It is now easier for users of TripAdvisor to vet resorts where allegations of sexual assault have been made at their property.
The peer-to-peer review site has introduced two new safety features to streamline the search function: one which allows users to filter establishments where cases of sexual misconduct have been reported, and another 'alert' banner at the top of all reviews containing such accusations.
The company has long been under considerable pressure to improve the way it flags operators that have been subject to allegations, after several cases in recent years in which victims of crime complained that their reviews were 'buried' or even deleted.
The safety filter will enable users to search for reviews, in 28 languages, posted during the past year concerning sexual misconduct by employees of a listed business. Other categories include the reporting of death, drugging, sex trafficking, armed robbery, and physical assault.
Until now, locating these keywords involved scrolling through reviews and searching by eye.
"These solutions are just the start of our commitment to elevating safety information on TripAdvisor," said Lindsay Nelson, president of the platform's user experience department.
"Throughout the coming months we’ll be conducting extensive user research to understand what features will provide the most benefit to our global community; for example, whether a hotel has 24/7 security or the surrounding neighbourhood is walkable at night."
As before, business owners will be able to publicly reply to reviews left concerning their listing and to address and provide updates on any open cases.
TripAdvisor, which was first launched nearly 20 years ago and now boasts more than 456 million visitors a month, said that last year it had identified 1,100 reviews that included allegations of sexual assault.
One active petition on Change.org which calls for TripAdvisor to "take violence against women seriously" has so far gained more than half a million signatures.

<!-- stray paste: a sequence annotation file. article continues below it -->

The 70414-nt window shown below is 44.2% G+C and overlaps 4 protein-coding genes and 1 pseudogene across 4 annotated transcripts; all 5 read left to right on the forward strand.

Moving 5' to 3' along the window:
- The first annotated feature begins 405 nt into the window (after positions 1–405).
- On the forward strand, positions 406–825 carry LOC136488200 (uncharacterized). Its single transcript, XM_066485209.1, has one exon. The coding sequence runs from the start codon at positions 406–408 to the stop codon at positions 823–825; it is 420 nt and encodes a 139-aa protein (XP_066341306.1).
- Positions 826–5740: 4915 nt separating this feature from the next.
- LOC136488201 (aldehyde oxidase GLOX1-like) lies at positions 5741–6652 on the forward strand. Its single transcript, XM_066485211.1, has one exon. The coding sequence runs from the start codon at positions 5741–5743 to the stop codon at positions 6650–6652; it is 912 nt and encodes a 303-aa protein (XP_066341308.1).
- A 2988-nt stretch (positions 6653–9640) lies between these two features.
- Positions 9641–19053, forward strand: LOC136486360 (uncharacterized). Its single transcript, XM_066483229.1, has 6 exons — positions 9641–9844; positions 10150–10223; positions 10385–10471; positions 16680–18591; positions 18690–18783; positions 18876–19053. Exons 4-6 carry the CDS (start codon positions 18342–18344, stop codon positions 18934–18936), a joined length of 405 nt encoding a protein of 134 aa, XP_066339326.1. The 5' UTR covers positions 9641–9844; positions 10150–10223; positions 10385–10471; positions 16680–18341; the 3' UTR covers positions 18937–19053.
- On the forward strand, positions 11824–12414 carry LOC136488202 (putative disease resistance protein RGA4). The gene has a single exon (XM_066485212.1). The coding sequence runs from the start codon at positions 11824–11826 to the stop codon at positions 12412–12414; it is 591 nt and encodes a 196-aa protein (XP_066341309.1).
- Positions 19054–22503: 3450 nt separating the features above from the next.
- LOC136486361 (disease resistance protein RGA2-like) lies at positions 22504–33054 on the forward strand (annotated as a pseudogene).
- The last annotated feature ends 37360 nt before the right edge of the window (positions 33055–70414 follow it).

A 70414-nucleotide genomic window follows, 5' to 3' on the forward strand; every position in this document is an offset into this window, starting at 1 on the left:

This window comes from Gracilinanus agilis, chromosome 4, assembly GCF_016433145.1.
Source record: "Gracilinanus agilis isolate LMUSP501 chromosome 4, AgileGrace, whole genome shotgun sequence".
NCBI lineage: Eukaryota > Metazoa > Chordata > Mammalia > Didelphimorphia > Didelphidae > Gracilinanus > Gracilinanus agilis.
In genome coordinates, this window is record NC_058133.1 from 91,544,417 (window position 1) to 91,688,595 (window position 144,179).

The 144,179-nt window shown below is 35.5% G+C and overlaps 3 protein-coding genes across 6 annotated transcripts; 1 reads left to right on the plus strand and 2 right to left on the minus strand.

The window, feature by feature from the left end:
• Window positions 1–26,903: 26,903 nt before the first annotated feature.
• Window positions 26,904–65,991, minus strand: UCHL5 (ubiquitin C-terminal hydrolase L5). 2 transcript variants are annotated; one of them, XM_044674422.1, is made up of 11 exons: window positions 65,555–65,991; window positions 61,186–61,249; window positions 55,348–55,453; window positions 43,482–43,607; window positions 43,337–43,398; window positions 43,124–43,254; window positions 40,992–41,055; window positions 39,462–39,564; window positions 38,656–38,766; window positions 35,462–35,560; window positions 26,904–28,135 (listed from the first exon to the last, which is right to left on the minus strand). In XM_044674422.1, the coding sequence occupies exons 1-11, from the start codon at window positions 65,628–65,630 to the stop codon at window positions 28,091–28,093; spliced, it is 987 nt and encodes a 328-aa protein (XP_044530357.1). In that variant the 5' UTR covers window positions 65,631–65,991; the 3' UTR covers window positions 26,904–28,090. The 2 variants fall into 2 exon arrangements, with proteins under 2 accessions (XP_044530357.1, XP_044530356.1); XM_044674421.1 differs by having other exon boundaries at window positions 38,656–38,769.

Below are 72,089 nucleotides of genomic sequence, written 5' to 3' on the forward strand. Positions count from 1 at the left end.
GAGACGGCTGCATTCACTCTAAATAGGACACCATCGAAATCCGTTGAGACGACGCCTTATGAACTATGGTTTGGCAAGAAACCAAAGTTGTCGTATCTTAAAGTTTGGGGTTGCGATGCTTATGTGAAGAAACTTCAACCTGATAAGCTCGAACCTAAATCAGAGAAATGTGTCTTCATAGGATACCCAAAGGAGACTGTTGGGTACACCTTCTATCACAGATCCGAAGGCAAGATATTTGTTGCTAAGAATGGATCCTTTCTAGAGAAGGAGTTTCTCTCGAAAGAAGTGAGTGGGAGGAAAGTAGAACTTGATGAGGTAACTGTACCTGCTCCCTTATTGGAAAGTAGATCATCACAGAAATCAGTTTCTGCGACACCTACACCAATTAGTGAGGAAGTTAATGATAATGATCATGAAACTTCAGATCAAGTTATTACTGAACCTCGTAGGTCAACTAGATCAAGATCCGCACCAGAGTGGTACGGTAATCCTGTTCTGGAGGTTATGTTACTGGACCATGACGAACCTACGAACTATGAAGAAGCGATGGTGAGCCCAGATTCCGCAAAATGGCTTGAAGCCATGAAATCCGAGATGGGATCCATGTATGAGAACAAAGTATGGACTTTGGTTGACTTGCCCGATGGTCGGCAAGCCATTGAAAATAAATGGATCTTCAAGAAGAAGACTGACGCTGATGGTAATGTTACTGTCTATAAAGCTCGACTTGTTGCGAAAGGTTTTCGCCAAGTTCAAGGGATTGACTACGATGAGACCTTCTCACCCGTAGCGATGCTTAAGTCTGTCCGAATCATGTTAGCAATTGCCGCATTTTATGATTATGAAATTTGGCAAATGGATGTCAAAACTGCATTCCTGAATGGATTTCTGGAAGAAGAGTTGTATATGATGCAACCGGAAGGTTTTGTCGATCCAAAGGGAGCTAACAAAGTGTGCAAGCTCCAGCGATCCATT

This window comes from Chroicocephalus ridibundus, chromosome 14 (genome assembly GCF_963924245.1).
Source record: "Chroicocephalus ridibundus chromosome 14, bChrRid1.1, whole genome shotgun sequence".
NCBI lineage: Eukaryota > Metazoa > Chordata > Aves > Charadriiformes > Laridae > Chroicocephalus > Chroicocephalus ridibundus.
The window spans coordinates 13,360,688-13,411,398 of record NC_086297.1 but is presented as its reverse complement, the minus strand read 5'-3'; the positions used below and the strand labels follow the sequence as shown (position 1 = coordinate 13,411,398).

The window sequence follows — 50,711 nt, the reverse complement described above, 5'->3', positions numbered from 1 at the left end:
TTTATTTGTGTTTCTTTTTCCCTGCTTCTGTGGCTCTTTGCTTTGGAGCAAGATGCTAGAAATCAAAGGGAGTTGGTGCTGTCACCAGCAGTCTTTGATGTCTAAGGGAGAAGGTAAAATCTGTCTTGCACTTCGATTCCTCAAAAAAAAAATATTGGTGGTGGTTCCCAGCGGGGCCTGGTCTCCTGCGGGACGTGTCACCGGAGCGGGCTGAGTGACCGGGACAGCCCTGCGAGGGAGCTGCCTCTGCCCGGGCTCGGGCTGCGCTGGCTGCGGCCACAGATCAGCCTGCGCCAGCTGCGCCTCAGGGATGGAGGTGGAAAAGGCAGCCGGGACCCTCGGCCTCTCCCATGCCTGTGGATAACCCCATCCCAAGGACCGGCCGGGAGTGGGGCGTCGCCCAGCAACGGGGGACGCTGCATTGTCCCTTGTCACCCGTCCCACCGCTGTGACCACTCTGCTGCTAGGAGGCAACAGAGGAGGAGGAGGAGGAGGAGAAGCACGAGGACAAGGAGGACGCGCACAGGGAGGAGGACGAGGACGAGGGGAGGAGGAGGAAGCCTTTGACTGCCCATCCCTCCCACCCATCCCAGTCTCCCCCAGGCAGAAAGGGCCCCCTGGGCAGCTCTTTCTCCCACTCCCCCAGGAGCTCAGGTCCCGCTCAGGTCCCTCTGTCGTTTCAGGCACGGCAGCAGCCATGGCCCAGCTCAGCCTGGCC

"I’m just one of countless women who’ve been ignored or mistreated by TripAdvisor after reporting a sexual assault at a business on their site," writes the anonymous author, who claims she was raped by a tour guide with "stellar reviews on TripAdvisor".
Although she concedes that the company has bent to pressure and implemented some new safety measures - though hasn't commented on the latest developments - she feels it hasn't gone far enough.
"When I asked for help warning other tourists about my attacker, the company simply suggested I leave a review," she explains. "Not only was this solution woefully inadequate to warn other tourists – my one star review would quickly get lost among minor complaints about the guide – but it required me to relive the painful details of my assault and out myself publicly in a place where my assailant could likely find me."
Last year, the murder of British backpacker Grace Millane, who was on her gap year in New Zealand, divided opinion on what it means to be a female traveller today. Writing for The Telegraph, Charlotte Lytton argued that her death proves that nowhere in the world is safe to be a woman. Hilary Bradt, on the other hand, said: "The greatest danger for travellers is road accidents – so why do we fear men?"
What's your view on TripAdvisor's new policy? Is it enough, or does more need to be done by travel platforms like this to warn tourists about safety concerns on their listings? Let us know in the comment box below.